Thursday, August 19, 2010
In Psalm 78, Asaph contemplates passing on faith. He says: the things which our fathers have told us, we will not hide from our children; telling to the next generation what we praise God for; the amazing works He did for our parents and for us. We will make them known to our children that the generation to come might know them, that the ones yet to be born might tell their children, that they may set their hope in God, and not forget the works of God.
Something Asaph thought necessary to pass on:
They spoke against God; they said, "Can God prepare a table in the wilderness? Can He give bread also? Can He provide meat for His people?"
This is an essential lesson that we must pass down to our children. God can prepare a table in the wilderness. He can give bread. And He can provide meat for His people.
How will they learn to set their hope in God if they are not brought to see that God is not limited by wilderness resources? I can't prepare a table in the wilderness, but He can. I cannot give the multitude bread, but HE can. I can't get enough meat to feed the family in places the animals run from, but He can. We must not only set our hope on Him, we must tell our children about His works so that they will, too.
"They did not believe in God, and did not trust His salvation." Let this not be our epitaph.
It says he rained food down on them -- bread and meat. "In spite of this they still sinned, and did not believe in His wondrous works. Therefore their days He consumed in futility, and their years in fear."
Do you realize this is what comes of not believing God? Of refusing to hope in Him? All our days become futility and fear. Everything we do is useless -- like wandering for forty years in the desert, killing time until it kills us, because what He said we would not believe.
Fear. Through the fear of death, all their lifetimes they were subject to bondage. Subject. Their necks were under the foot of fear. Their lives were being ruled by death because they would not hope in God. Christ came to deliver us from that. God is our refuge and hope. Therefore will not we fear though the mountains be removed and thrown into the sea.
The Psalm describes how often He forgave them, being full of compassion. He turned His anger away. But how often they provoked Him in the wilderness, and grieved Him in the desert. "Yes, again, and again they tempted God, and limited the Holy One of Israel. They did not remember His power; the day when He redeemed them from the enemy." Does the word 'limited' jump off the page at you like it does me? They limited God. This is why we tell our children what He can do, what He does do, and what He will do. Because unbelief limits God.
He would not take them into the land because they would not believe His promises. That entire generation died in the wilderness. And the wilderness will claim us, too, if He is not our hope.
Our goal as parents is that our children would set their hope in the Lord. That they will believe in Him, and trust in His salvation. That training sometimes requires a trip through the wilderness. So that they can see that He can prepare a table in the wilderness. He can give bread. He can provide meat for His people.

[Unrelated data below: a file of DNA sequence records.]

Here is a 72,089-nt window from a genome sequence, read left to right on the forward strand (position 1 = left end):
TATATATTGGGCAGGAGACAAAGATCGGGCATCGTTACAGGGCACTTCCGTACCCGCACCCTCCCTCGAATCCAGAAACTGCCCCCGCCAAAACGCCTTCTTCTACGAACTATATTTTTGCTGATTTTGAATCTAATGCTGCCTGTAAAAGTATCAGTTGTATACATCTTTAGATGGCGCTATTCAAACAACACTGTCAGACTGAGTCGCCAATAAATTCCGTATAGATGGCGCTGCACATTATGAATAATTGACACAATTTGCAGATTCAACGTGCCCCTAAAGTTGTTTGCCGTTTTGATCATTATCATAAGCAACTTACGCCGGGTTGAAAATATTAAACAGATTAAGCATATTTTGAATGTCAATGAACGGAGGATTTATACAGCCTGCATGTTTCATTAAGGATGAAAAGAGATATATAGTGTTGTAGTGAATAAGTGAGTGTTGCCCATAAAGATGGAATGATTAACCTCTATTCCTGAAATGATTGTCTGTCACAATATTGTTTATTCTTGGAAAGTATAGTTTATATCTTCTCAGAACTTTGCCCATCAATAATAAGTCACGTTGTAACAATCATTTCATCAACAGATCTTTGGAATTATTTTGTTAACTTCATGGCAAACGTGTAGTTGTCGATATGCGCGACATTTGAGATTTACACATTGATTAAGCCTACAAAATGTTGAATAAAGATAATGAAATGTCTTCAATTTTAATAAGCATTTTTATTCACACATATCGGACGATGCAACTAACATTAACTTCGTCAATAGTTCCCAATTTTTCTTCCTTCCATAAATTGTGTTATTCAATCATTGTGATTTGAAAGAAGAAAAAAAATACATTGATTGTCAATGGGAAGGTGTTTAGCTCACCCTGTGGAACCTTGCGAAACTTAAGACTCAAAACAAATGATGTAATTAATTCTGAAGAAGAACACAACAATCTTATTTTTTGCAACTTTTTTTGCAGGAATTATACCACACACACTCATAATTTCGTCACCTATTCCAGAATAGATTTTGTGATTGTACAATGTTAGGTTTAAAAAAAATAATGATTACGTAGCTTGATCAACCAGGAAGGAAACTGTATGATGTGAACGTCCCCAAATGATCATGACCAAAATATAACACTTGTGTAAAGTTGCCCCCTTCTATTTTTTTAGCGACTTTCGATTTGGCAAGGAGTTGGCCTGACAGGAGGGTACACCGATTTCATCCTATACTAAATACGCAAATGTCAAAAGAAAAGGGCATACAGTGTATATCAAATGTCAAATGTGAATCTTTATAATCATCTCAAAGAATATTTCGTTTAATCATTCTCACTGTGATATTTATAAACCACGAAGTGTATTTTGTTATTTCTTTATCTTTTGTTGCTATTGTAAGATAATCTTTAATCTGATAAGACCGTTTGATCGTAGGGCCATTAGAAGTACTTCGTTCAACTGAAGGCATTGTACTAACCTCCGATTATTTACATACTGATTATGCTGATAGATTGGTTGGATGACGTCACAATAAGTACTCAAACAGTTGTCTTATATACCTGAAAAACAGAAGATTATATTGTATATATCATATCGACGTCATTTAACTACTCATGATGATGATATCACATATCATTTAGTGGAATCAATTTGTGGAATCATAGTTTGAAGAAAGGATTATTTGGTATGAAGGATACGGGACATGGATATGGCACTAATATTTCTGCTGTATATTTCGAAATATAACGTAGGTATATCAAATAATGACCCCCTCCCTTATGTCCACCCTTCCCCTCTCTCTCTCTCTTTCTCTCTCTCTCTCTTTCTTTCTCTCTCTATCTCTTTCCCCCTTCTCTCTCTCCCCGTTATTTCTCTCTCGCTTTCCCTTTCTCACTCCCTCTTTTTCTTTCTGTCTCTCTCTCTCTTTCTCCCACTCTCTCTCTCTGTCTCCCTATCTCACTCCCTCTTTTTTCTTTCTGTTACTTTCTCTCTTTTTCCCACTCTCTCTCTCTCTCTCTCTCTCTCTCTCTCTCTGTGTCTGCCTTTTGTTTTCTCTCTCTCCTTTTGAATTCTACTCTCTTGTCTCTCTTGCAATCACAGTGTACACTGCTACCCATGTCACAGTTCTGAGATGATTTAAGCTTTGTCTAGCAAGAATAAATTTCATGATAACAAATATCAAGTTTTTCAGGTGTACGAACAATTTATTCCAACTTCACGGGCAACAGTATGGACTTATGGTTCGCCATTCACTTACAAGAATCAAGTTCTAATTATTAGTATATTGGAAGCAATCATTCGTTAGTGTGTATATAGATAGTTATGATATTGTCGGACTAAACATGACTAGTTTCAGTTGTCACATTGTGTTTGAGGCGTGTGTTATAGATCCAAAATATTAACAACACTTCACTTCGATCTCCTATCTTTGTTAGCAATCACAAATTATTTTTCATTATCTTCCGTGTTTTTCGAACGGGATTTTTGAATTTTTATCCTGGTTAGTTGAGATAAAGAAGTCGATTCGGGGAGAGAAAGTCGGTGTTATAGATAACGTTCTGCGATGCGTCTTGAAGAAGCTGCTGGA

When I was a young teenager, my family was in a financial wilderness. There was not enough money to cover the bills, and my parents were scared. But my mom was in the habit of reading the Word to us in the mornings, and praying with us. After reading, we seven children would sit and she would distribute to us the needs we had to pray for. Because she let us see the wilderness, hear the Word, and participate in the requests to the Lord for provision, our faith was built up as we saw God answer. One morning my little brother, who was six or seven at the time, insisted that he wanted to pray for $1000. Mom kept trying to get him to just pray for the needs that we had, and the tug of war between them brought him to tears. Mom said, "Fine. It's okay if you want to pray for $1000." He bowed his head and asked the Lord to send us $1000. We all indulgently waited through his prayer. That day in the mailbox there was a check for $1000.
It was humbling. The Lord prepared table after table after table for us, and it wasn't because of our great faith. He cares for us. And our children need to see that. They need to see me trusting Him with nothing. They need to understand that HE IS OUR HOPE AND OUR REFUGE. So they can teach their children, too.
I was talking with a lady last night who is 87 years old. A man asked her how long she had been walking with the Lord. She told us that she had believed in Jesus when she was 11 years old. Her mother had been very sick, and they thought she would die, so she had to go live with her grandmother. Her grandmother had to tell her about her mother's condition, and when she sat down with her, she told her about Jesus. She told her about who He is, and about His love and His power. Her grandmother taught her to pray. And the Lord spared her mother's life. When we sit down to break the news of death and destruction and loss and wilderness to our children, let it be accompanied with hope in the Lord. With the truth about who He is, and what He's done before. So that when our children are 87 years old, they can tell someone new what God has done.
"I call to remembrance the unfeigned faith that is in thee, which dwelt first in thy grandmother Lois, and thy mother Eunice; and I am persuaded that in thee also." (2 Timothy 1:5)